Lindsey Buckingham Says He Doesn't Have 'Any Control Over' Joining Potential Fleetwood Mac Reunion
Lindsey Buckingham is aware he has no say in whether he can return to Fleetwood Mac.
"I realize I don't have a lot of control over that — any control over that," the 71-year-old musician told the Los Angeles Times about reuniting with the iconic band for a potential reunion.
Founding member Mick Fleetwood said in March that he reconciled with former bandmate Buckingham, who was released from the band in 2018 after a disagreement regarding their 2019 world tour, according to Rolling Stone.
Buckingham told the L.A. Times that Mick has "talked about getting us back together. But that's him, and he probably didn't want to see me go in the first place. I know he didn't. But there's a difference between him saying that and Stevie [Nicks] saying that."
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Buckingham had filed a lawsuit against the band in October 2018 and accused Fleetwood Mac of seven offenses, including breach of fiduciary duty, breach of oral contract and intentional interference with prospective economic advantage. In December 2018, he told CBS This Morning they had settled the lawsuit.
Buckingham told the L.A. Times that his ex Nicks — with whom he's been at odds with in recent years — wanted to "cut herself loose" from him. He said, "I think she saw the possibility of remaking the band more in the Stevie Nicks vein. More mellow and kind of down, giving her more chances to do the kind of talking she does onstage."
Nicks, 73, fired back, saying in a statement to the outlet that she did not have him removed from the band.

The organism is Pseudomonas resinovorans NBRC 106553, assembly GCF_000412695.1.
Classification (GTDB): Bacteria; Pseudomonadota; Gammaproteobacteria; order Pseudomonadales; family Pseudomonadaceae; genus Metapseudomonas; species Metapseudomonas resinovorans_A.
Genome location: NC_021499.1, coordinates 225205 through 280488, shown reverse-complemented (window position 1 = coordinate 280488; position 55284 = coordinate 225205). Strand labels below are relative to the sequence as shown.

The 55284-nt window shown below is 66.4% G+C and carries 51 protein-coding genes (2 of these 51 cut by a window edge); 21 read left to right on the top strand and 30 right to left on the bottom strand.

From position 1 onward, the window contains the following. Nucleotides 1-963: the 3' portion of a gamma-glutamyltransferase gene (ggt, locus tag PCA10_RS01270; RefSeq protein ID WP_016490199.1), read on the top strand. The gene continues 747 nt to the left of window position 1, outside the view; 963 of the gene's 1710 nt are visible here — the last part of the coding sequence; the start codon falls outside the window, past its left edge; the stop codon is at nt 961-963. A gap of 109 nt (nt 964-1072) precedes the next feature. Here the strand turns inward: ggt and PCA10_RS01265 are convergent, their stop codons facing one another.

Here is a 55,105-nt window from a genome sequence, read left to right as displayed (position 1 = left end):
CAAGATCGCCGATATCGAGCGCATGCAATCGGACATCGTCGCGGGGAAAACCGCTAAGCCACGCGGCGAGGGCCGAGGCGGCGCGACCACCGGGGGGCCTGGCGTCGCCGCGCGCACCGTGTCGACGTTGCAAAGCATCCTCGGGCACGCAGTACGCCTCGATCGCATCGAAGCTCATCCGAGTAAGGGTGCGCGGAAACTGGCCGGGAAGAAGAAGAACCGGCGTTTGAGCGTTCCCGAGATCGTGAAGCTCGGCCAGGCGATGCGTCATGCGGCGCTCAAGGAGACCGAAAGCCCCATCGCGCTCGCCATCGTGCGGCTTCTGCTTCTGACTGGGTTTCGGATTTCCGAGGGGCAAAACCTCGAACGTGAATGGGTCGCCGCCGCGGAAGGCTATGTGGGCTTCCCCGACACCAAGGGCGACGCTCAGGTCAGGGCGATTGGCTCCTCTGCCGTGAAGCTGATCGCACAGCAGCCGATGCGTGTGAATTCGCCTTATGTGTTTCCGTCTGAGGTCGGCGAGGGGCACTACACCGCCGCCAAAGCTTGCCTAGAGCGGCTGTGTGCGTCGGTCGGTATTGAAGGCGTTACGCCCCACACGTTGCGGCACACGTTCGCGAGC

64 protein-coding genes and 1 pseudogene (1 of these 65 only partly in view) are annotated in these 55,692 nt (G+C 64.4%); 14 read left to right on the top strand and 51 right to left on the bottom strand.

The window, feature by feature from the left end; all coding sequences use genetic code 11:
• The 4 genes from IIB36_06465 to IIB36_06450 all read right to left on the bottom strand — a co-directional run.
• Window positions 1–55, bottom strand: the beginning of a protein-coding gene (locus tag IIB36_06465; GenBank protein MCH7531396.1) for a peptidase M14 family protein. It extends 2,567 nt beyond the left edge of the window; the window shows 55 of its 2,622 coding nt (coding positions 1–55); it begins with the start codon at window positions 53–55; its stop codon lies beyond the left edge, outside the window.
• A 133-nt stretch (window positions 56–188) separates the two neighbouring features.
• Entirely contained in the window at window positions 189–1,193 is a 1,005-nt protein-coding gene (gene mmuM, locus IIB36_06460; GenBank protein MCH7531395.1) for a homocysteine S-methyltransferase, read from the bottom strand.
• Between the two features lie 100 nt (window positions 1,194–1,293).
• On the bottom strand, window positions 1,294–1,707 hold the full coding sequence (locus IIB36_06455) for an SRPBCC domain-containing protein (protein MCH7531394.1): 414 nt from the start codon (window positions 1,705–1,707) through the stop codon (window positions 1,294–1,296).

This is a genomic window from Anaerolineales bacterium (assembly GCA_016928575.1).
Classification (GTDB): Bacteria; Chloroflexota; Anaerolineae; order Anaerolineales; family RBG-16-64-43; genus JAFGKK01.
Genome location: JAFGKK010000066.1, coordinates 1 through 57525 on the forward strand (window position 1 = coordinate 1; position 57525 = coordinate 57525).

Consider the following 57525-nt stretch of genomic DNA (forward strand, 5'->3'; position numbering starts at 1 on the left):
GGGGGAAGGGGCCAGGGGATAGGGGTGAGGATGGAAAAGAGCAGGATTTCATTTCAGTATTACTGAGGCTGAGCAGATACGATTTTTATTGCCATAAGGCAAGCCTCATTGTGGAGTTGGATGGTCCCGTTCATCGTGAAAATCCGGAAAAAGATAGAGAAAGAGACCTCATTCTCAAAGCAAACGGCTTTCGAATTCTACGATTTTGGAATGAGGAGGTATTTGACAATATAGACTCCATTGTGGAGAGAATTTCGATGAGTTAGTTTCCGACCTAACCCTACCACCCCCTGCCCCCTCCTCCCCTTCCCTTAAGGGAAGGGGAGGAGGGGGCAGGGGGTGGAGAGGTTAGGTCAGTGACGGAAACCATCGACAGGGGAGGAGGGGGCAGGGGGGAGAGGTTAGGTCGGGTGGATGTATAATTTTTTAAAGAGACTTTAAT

"His version of events is factually inaccurate and while I've never spoken publicly on the matter, certainly it feels the time has come to shine a light on the truth. To be exceedingly clear," said Nicks, "I did not have him fired, I did not ask for him to be fired, I did not demand he be fired. Frankly, I fired myself. I proactively removed myself from the band and a situation I considered to be toxic to my wellbeing. I was done. If the band went on without me, so be it."
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"And after many lengthy group discussions, Fleetwood Mac, a band whose legacy is rooted in evolution and change, found a new path forward with two hugely talented new members," she added.
The 2018 split did not mark the first time Buckingham left the band: After his departure in 1987, he was replaced with Billy Burnette and Rick Vito. He rejoined the group in 1997.
In the profile, Buckingham also criticized the latest iteration of the group as "on the edge of being a cover band." (Mike Campbell and Neil Finn have replaced Buckingham.)
Nicks and Buckingham also exchanged barbs in the L.A. Times piece about their life choices, with the latter calling Nicks "lonely" for focusing on her career, and Nicks slamming him for passing judgment.
He and Nicks were a couple before joining Fleetwood Mac in 1975 and then split while the band was recording their iconic 1977 album Rumours.
"Well, maybe she never did [want kids or marriage], but it doesn't mean that it doesn't make her feel alone as a result," Buckingham said.
Nicks responded that while she was "thrilled for Lindsey when he had children," she "wasn't interested in making those same life choices." She explained: "Those are my decisions that I get to make for myself. I'm proud of the life choices I've made and it seems a shame for him to pass judgment on anyone who makes a choice to live their life on their own terms."